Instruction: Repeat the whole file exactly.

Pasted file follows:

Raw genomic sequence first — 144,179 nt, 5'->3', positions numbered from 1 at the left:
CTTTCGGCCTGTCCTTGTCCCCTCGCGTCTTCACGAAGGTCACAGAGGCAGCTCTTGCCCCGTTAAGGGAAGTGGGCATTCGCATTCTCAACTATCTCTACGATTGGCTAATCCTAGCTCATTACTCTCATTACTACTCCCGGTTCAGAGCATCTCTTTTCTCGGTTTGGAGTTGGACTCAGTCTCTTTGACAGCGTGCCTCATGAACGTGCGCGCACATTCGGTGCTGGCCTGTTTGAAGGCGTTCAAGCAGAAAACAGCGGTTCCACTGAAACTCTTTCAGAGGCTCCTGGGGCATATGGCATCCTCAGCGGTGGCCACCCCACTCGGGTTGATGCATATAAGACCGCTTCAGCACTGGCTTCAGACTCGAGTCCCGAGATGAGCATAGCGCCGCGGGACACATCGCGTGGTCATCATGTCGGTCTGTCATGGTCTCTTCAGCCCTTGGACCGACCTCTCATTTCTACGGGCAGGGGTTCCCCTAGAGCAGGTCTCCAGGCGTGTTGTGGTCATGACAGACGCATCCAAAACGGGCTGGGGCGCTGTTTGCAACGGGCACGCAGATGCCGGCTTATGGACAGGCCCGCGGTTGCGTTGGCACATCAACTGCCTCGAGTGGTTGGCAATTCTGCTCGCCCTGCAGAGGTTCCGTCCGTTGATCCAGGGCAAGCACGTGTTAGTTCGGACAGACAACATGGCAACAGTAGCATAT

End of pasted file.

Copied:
Raw genomic sequence first — 144,179 nt, 5'->3', positions numbered from 1 at the left:
CTTTCGGCCTGTCCTTGTCCCCTCGCGTCTTCACGAAGGTCACAGAGGCAGCTCTTGCCCCGTTAAGGGAAGTGGGCATTCGCATTCTCAACTATCTCTACGATTGGCTAATCCTAGCTCATTACTCTCATTACTACTCCCGGTTCAGAGCATCTCTTTTCTCGGTTTGGAGTTGGACTCAGTCTCTTTGACAGCGTGCCTCATGAACGTGCGCGCACATTCGGTGCTGGCCTGTTTGAAGGCGTTCAAGCAGAAAACAGCGGTTCCACTGAAACTCTTTCAGAGGCTCCTGGGGCATATGGCATCCTCAGCGGTGGCCACCCCACTCGGGTTGATGCATATAAGACCGCTTCAGCACTGGCTTCAGACTCGAGTCCCGAGATGAGCATAGCGCCGCGGGACACATCGCGTGGTCATCATGTCGGTCTGTCATGGTCTCTTCAGCCCTTGGACCGACCTCTCATTTCTACGGGCAGGGGTTCCCCTAGAGCAGGTCTCCAGGCGTGTTGTGGTCATGACAGACGCATCCAAAACGGGCTGGGGCGCTGTTTGCAACGGGCACGCAGATGCCGGCTTATGGACAGGCCCGCGGTTGCGTTGGCACATCAACTGCCTCGAGTGGTTGGCAATTCTGCTCGCCCTGCAGAGGTTCCGTCCGTTGATCCAGGGCAAGCACGTGTTAGTTCGGACAGACAACATGGCAACAGTAGCATAT